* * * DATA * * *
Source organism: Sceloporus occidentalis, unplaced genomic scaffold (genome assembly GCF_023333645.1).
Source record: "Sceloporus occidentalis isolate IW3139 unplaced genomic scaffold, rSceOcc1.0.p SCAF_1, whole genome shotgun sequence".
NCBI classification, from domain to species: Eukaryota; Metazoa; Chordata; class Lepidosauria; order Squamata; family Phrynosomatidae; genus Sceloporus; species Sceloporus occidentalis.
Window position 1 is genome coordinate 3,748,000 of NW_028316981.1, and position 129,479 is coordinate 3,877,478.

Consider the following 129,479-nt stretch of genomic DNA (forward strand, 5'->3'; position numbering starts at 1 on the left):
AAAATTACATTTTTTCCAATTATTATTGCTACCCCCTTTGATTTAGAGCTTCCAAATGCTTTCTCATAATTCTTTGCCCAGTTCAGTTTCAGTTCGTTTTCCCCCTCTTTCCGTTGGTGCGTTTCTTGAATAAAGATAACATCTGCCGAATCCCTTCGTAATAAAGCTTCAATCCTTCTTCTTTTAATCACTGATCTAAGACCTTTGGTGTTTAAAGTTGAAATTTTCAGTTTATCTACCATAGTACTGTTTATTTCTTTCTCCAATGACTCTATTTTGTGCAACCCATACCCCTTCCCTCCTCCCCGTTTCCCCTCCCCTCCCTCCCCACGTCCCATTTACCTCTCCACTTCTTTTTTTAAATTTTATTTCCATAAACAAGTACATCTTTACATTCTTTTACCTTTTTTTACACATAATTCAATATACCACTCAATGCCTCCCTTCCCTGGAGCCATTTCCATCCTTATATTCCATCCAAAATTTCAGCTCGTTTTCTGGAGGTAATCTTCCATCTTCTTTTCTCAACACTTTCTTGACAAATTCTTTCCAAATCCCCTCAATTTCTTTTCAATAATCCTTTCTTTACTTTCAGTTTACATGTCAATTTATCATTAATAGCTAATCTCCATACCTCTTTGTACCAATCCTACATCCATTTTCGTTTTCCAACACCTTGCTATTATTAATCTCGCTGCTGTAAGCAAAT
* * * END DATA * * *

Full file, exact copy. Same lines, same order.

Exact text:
Source organism: Sceloporus occidentalis, unplaced genomic scaffold (genome assembly GCF_023333645.1).
Source record: "Sceloporus occidentalis isolate IW3139 unplaced genomic scaffold, rSceOcc1.0.p SCAF_1, whole genome shotgun sequence".
NCBI classification, from domain to species: Eukaryota; Metazoa; Chordata; class Lepidosauria; order Squamata; family Phrynosomatidae; genus Sceloporus; species Sceloporus occidentalis.
Window position 1 is genome coordinate 3,748,000 of NW_028316981.1, and position 129,479 is coordinate 3,877,478.

Consider the following 129,479-nt stretch of genomic DNA (forward strand, 5'->3'; position numbering starts at 1 on the left):
AAAATTACATTTTTTCCAATTATTATTGCTACCCCCTTTGATTTAGAGCTTCCAAATGCTTTCTCATAATTCTTTGCCCAGTTCAGTTTCAGTTCGTTTTCCCCCTCTTTCCGTTGGTGCGTTTCTTGAATAAAGATAACATCTGCCGAATCCCTTCGTAATAAAGCTTCAATCCTTCTTCTTTTAATCACTGATCTAAGACCTTTGGTGTTTAAAGTTGAAATTTTCAGTTTATCTACCATAGTACTGTTTATTTCTTTCTCCAATGACTCTATTTTGTGCAACCCATACCCCTTCCCTCCTCCCCGTTTCCCCTCCCCTCCCTCCCCACGTCCCATTTACCTCTCCACTTCTTTTTTTAAATTTTATTTCCATAAACAAGTACATCTTTACATTCTTTTACCTTTTTTTACACATAATTCAATATACCACTCAATGCCTCCCTTCCCTGGAGCCATTTCCATCCTTATATTCCATCCAAAATTTCAGCTCGTTTTCTGGAGGTAATCTTCCATCTTCTTTTCTCAACACTTTCTTGACAAATTCTTTCCAAATCCCCTCAATTTCTTTTCAATAATCCTTTCTTTACTTTCAGTTTACATGTCAATTTATCATTAATAGCTAATCTCCATACCTCTTTGTACCAATCCTACATCCATTTTCGTTTTCCAACACCTTGCTATTATTAATCTCGCTGCTGTAAGCAAAT